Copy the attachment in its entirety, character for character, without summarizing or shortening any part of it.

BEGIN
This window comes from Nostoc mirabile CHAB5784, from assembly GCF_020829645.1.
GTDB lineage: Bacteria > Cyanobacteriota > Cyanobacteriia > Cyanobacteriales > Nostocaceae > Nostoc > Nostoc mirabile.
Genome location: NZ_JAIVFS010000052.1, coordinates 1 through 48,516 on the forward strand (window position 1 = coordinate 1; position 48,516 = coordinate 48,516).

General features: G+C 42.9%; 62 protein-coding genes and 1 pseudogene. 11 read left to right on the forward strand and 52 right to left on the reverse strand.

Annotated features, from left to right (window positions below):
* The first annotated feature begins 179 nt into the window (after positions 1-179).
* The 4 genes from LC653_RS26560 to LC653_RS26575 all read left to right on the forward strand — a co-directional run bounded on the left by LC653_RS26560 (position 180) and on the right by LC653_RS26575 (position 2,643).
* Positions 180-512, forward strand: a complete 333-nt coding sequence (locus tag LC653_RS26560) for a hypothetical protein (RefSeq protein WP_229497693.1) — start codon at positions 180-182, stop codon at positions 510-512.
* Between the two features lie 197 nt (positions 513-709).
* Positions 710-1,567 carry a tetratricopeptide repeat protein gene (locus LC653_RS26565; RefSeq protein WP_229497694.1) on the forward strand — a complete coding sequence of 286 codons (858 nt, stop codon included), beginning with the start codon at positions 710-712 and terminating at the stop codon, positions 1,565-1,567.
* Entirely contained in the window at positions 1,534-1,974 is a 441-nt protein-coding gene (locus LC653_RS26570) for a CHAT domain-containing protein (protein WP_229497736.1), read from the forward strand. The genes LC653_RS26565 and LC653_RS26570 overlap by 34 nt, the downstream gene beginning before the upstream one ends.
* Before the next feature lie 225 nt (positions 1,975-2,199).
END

This window comes from Nostoc mirabile CHAB5784, from assembly GCF_020829645.1.
GTDB lineage: Bacteria > Cyanobacteriota > Cyanobacteriia > Cyanobacteriales > Nostocaceae > Nostoc > Nostoc mirabile.
Genome location: NZ_JAIVFS010000052.1, coordinates 1 through 48,516 on the forward strand (window position 1 = coordinate 1; position 48,516 = coordinate 48,516).

General features: G+C 42.9%; 62 protein-coding genes and 1 pseudogene. 11 read left to right on the forward strand and 52 right to left on the reverse strand.

Annotated features, from left to right (window positions below):
* The first annotated feature begins 179 nt into the window (after positions 1-179).
* The 4 genes from LC653_RS26560 to LC653_RS26575 all read left to right on the forward strand — a co-directional run bounded on the left by LC653_RS26560 (position 180) and on the right by LC653_RS26575 (position 2,643).
* Positions 180-512, forward strand: a complete 333-nt coding sequence (locus tag LC653_RS26560) for a hypothetical protein (RefSeq protein WP_229497693.1) — start codon at positions 180-182, stop codon at positions 510-512.
* Between the two features lie 197 nt (positions 513-709).
* Positions 710-1,567 carry a tetratricopeptide repeat protein gene (locus LC653_RS26565; RefSeq protein WP_229497694.1) on the forward strand — a complete coding sequence of 286 codons (858 nt, stop codon included), beginning with the start codon at positions 710-712 and terminating at the stop codon, positions 1,565-1,567.
* Entirely contained in the window at positions 1,534-1,974 is a 441-nt protein-coding gene (locus LC653_RS26570) for a CHAT domain-containing protein (protein WP_229497736.1), read from the forward strand. The genes LC653_RS26565 and LC653_RS26570 overlap by 34 nt, the downstream gene beginning before the upstream one ends.
* Before the next feature lie 225 nt (positions 1,975-2,199).